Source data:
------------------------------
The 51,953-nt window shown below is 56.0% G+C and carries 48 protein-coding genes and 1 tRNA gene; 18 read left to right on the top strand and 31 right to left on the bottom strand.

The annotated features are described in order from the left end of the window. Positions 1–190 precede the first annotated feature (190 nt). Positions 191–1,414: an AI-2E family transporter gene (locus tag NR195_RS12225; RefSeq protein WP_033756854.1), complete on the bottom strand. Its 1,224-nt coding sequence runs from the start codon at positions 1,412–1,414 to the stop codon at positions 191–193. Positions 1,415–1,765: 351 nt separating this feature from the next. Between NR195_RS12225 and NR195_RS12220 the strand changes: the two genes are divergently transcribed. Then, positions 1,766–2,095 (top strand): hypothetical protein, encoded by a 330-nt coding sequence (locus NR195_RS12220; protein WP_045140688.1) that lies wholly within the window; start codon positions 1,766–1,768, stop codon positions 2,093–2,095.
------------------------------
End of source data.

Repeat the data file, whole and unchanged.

The 51,953-nt window shown below is 56.0% G+C and carries 48 protein-coding genes and 1 tRNA gene; 18 read left to right on the top strand and 31 right to left on the bottom strand.

The annotated features are described in order from the left end of the window. Positions 1–190 precede the first annotated feature (190 nt). Positions 191–1,414: an AI-2E family transporter gene (locus tag NR195_RS12225; RefSeq protein WP_033756854.1), complete on the bottom strand. Its 1,224-nt coding sequence runs from the start codon at positions 1,412–1,414 to the stop codon at positions 191–193. Positions 1,415–1,765: 351 nt separating this feature from the next. Between NR195_RS12225 and NR195_RS12220 the strand changes: the two genes are divergently transcribed. Then, positions 1,766–2,095 (top strand): hypothetical protein, encoded by a 330-nt coding sequence (locus NR195_RS12220; protein WP_045140688.1) that lies wholly within the window; start codon positions 1,766–1,768, stop codon positions 2,093–2,095.